The 2015 season is shaping up to be yet another awesome year to be a mountain biker. With a jam-packed national series kicking things off early and then new races being added to the mix like the Evocities series and Rock & Road race. Another exciting development has also come, with the news that the classic Convict 100 will utilise a new route for 2015.
Being one of Australia’s longest running XCM events, the Convict 100 course is well known to a lot of riders. But in its 11th year, the race organisers thought it was time to introduce new challenges to the trusted favourite. So, on 2 May 2015 the Convict will be run in reverse! This should present an entirely new experience for the competitors. Just like riding your favourite trails at home in reverse.
New challenges will arise like tackling the river crossing and then Jack’s Track first up. Which, from my memory, was pretty steep going down! Those of you that have previously competed in the Convict 100 will know of one other key challenge that will arise from a reverse course. Remember riding down the rock gardens and rock drop-offs on the Old Great North Road? Well now it’s time to ride up them! For those of you who have not competed in the Convict yet, well this will all be part of the adventure. And an adventure it will be.
Is 100km sounding a bit too much? Well for 2015 you get two other options. With the introduction of a 68km and a 44km option. The 68km option will still take in the technical trail sections around the Shepherd’s Gully and Old Great North Road, but miss the outermost sections. This, the race organisers say, will be a marked improvement over the previous 50km option and provide a more diverse and challenging course. The 44km option is set up to be a great introduction to mountain bike racing for beginners; missing the main technical sections of the course while still supplying ample adventure time.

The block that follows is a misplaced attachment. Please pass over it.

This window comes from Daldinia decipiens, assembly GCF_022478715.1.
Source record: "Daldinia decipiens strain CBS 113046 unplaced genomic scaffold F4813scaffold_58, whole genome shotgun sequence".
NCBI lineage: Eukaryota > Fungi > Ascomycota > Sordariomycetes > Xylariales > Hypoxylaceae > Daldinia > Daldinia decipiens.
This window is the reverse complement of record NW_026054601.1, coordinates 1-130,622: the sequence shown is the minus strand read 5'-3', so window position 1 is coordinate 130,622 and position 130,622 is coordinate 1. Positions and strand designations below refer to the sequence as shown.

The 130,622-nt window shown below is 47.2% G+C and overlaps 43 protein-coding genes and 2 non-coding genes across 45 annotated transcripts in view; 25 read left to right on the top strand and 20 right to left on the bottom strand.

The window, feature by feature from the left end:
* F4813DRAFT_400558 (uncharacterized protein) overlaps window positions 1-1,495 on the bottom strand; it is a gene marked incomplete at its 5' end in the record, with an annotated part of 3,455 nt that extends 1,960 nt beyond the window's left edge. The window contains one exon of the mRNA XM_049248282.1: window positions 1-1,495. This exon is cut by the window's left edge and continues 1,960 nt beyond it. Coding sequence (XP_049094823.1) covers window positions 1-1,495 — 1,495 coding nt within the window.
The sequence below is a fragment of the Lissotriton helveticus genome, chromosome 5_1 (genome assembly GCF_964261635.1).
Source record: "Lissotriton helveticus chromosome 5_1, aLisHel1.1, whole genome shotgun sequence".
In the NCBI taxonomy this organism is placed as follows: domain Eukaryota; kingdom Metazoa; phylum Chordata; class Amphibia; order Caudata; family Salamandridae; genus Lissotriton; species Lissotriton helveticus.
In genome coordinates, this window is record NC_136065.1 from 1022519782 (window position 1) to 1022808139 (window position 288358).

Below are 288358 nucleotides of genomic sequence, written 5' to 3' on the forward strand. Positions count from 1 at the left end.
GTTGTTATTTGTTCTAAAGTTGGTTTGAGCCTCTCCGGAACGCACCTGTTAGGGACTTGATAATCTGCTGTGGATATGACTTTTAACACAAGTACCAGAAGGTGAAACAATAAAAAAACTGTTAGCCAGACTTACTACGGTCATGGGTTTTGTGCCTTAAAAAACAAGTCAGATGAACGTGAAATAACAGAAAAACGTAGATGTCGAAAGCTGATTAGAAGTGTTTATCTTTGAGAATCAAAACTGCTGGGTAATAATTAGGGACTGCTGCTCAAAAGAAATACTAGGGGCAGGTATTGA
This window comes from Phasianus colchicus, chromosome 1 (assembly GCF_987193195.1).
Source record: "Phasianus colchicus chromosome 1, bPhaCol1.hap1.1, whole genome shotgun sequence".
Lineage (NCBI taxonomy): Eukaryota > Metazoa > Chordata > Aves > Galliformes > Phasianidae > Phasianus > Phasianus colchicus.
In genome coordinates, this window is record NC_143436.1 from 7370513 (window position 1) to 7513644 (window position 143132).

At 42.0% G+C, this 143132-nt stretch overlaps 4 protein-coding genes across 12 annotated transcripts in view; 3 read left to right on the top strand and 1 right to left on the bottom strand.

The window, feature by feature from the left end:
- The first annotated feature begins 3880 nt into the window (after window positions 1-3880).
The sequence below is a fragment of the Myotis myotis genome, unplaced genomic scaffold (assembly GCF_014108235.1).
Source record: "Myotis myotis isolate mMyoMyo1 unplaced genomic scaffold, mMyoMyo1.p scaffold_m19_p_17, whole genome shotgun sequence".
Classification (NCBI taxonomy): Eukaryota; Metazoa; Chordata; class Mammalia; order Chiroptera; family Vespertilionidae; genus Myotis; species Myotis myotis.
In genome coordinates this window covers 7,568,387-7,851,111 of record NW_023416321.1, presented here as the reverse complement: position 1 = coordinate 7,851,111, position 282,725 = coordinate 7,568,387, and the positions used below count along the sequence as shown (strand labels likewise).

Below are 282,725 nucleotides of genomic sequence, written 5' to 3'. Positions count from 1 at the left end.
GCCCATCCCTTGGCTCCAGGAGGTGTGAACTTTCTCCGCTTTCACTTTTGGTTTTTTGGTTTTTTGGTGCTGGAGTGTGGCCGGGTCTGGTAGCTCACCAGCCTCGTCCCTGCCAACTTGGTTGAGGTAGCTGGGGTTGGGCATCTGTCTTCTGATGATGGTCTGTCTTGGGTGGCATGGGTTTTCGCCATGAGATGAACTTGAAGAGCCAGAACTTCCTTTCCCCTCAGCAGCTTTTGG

The Convict 100 is one of Australia’s most popular marathon races, and race director Henry van Heerden explains that it has a lot to do with the location, in the isolated, but not too distant, St Albans.
“The event is staged from the St Albans village, a beautiful little township with old world charm which centres around the Settlers Arms Inn, the third oldest pub in Australia. In addition to the historical architecture, the St Albans community is largely made up of retirees or people who have lived in the valley most of their lives. When you get to know them (at the pub on Friday night before the event) and see them out on course marshalling the event, you realise these are salt of the earth people who open up their homes and community to some 1500 mountain bikers for a very special weekend of bike racing.”
The course is staged around the Old Great North Road built by the convicts in the 1830’s. The majority of these trails are still untouched by modern machinery and in certain sections the cobbles as laid by the convicts are still in place. Unbeknownst to the convicts but lucky for mountain bikers, the formula of laying road for horse and cart has shaped trails that are perfect for cross country mountain biking. Also, the rocky and sandstone nature of the area has helped to naturally create many kilometres of rock gardens, rock steps and technical terrain that form the heart of the Convict 100.
“XCM events around Australia follow a similar formula, they include trails that are designed and groomed by a local group of volunteers or mountain bike club in the area. Some are hosted around established mountain bike parks and if you throw in some fire trail to make up the distance, you have yourself an XCM event. The Convict is different in that no trails are built or maintained … there is no groomed single track, you will not be railing any berms at this event”
Even with the new course the race organisers are still keeping true to their formula that has created this iconic event. With mountain biking in its purest form, “rugged, raw, one epic adventure on a bike!” Entry for all three courses are open now and if you enter in December you get $10 off! Enter Here.
All photos thanks to Aurora Images